Monday, August 24, 2009

Summer of Two Wishes by Julia London

Flap copy from paperback:
"Macy Lockhart's life shattered in a moment with the news that her husband, Finn- serving in the military overseas- has been killed in the line of duty. Their ardent and devoted marriage is over, leaving Macy along, empty, directionless. But while she tries to sustain herself with memories of Finn, the quiet, strong man who made her and their small Texas ranch the center of his life, it is wealthy Wyatt Clark who slowly brings joy back into her life. Her love for Wyatt may be less romantic than the breathless passion she's once shared with Finn, but she vows to cherish him, and their marriage is happy and as solid as a rock. Until the day that Finn, miraculously spared from death, returns home to claim his bride..."

First off, let me say that I think the flap copy is rather deceptive- this book begins with Finn's return so we never really see Macy dealing with his death or finding solace in Wyatt, so basically the flap copy is the back story which I found misleading. I had a hard time with this book because I thought London did an excellent job with some aspects of the story but couldn't really feel strongly for Macy herself who I found rather aggravating in her inability to assess what she herself wanted out of her life.

Macy married Finn and their conversations about their past relationship makes it clear that though it was passionate and loving, it was no equal partnership. Macy quits her job to help with the ranch despite her lack of true interest in leading that type of life, then gets stuck trying to keep it above ground when her husband joins the military over her objections and disappears in Afghanistan. When she is forced to sell Finn's horses and to give away his dogs, she faces opposition from Finn's overbearing mother who nonetheless seems to offer no concrete assistance of any kind.

Macy's relationship with Wyatt was equally problematic for me as it seemed to center on her need to be taken care of and his need to have a pretty wife who focused her life on his needs. Again she doesn't work, and they seemingly decide to try for a baby because Wyatt thinks it is time and Macy isn't doing anything else anyway. His actions in the actual narrative paint him as selfish, deceitful, and opportunistic- I'm not sure how any woman could fall in love with Wyatt let alone find it hard to leave him when her "true love" returns from the dead.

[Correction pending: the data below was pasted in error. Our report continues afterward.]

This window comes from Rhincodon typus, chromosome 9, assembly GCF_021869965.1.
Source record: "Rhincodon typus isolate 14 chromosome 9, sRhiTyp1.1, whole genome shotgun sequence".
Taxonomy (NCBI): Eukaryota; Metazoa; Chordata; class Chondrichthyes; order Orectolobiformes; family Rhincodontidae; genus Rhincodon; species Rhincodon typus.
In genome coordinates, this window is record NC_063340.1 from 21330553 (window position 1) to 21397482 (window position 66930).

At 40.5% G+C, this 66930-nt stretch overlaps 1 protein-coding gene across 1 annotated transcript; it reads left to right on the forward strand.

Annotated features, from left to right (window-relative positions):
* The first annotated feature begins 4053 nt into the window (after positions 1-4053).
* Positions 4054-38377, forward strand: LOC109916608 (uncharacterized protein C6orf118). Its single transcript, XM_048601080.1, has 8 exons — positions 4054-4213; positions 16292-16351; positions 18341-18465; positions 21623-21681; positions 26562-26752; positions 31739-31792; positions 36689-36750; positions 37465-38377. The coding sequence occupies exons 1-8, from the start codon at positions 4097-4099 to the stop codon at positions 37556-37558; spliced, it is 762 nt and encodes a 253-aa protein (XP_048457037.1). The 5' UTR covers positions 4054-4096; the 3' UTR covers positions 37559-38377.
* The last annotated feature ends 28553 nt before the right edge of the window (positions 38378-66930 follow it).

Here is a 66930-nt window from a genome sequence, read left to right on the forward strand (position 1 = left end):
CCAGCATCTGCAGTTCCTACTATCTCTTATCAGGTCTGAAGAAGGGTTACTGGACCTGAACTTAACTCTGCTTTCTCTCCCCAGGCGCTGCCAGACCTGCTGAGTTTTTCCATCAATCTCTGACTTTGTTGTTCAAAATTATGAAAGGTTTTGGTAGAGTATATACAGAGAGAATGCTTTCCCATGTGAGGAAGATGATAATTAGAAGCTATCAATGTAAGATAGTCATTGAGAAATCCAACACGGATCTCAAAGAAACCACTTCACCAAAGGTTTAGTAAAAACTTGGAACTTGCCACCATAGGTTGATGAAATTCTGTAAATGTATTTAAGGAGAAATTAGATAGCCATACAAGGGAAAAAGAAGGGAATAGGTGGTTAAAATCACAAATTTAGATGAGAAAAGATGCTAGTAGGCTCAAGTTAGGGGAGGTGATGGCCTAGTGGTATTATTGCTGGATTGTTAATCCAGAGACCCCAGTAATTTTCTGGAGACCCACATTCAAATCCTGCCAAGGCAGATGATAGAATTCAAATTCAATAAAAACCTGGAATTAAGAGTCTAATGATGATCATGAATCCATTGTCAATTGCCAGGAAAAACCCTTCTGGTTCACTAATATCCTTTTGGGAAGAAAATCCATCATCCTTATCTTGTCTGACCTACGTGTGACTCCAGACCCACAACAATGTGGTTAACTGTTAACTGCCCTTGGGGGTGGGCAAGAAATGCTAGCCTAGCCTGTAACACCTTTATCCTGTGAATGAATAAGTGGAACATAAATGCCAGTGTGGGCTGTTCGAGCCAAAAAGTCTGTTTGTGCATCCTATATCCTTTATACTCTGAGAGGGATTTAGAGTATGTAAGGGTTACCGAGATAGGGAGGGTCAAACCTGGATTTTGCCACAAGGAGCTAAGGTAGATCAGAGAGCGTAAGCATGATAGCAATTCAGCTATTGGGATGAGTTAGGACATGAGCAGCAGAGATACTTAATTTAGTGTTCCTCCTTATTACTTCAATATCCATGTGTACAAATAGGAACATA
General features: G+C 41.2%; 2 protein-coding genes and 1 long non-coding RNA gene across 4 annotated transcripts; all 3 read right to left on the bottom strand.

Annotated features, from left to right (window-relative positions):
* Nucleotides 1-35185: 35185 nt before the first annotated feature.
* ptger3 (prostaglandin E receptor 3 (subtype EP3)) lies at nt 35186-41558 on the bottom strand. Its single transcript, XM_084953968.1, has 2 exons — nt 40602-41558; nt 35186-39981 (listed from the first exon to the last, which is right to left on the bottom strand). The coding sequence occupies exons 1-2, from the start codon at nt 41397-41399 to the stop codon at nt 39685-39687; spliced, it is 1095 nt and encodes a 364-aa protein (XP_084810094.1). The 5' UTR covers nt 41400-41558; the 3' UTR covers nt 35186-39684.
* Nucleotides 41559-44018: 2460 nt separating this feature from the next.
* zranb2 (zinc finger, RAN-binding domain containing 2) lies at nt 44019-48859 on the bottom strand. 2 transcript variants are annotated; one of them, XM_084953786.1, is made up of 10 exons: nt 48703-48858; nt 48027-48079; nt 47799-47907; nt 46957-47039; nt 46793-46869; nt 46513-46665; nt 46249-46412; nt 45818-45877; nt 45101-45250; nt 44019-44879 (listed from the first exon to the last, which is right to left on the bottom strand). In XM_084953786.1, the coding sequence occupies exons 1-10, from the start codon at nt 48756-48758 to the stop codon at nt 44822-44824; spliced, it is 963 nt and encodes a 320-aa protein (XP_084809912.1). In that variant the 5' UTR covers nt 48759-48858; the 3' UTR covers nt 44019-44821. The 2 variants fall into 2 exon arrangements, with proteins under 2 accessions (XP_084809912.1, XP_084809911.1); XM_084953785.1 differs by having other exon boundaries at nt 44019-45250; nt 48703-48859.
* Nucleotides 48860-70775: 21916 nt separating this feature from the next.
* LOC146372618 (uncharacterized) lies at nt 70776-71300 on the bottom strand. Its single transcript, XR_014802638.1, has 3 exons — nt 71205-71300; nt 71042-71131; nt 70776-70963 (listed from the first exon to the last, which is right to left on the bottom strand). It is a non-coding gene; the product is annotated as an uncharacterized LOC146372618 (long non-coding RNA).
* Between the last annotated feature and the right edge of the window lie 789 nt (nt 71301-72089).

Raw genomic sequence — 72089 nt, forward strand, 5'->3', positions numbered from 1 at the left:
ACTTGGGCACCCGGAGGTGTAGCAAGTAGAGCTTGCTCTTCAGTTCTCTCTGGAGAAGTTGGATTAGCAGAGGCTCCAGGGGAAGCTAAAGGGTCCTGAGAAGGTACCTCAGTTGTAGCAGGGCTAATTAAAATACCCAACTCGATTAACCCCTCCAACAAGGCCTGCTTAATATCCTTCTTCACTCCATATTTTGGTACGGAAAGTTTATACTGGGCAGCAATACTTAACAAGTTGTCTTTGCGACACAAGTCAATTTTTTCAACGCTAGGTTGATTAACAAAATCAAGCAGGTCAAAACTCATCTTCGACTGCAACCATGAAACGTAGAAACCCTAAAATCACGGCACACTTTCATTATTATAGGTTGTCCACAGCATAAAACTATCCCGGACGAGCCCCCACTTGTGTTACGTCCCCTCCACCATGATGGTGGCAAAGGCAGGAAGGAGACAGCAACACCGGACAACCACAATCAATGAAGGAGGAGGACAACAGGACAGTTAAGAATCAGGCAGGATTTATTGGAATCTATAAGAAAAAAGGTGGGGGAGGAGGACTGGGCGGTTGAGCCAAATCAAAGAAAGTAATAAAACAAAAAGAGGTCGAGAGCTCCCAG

Given that I didn't like the main character and couldn't empathize with her dilemma (I think she would have been better off on her own), I obviously didn't much like the book. Nonetheless I was impressed with the way London treated some aspects of Macy's impossible situation. I think she did an excellent job portraying the challenges Macy faced when Finn left her behind to join the military and when she ultimately learned of Finn's death. I appreciated that Finn had to work his way through symptoms of PTSD when he returned, and that he was forced to grow a bit throughout the story.

My husband is an active duty Marine so I did connect with the underlying plot of the story, and with some of the choices and decision that Macy was forced to make. Ultimately though, I would have preferred a heroine who seemed more in control of her life and her decisions; Macy was too much like a ping-pong ball bouncing between Finn and Wyatt for me to enjoy.

1 comment:

Nicola O. said...

I can definitely understand that take on it. To me though, the point of Macy's character arc was that she really was finally forced to make some active decisions about her own life -- about what *she* wanted. There was a moment when Finn asked her that-- to stop worrying about who was going to get hurt and thing about what SHE wanted-- and it was a real turning point.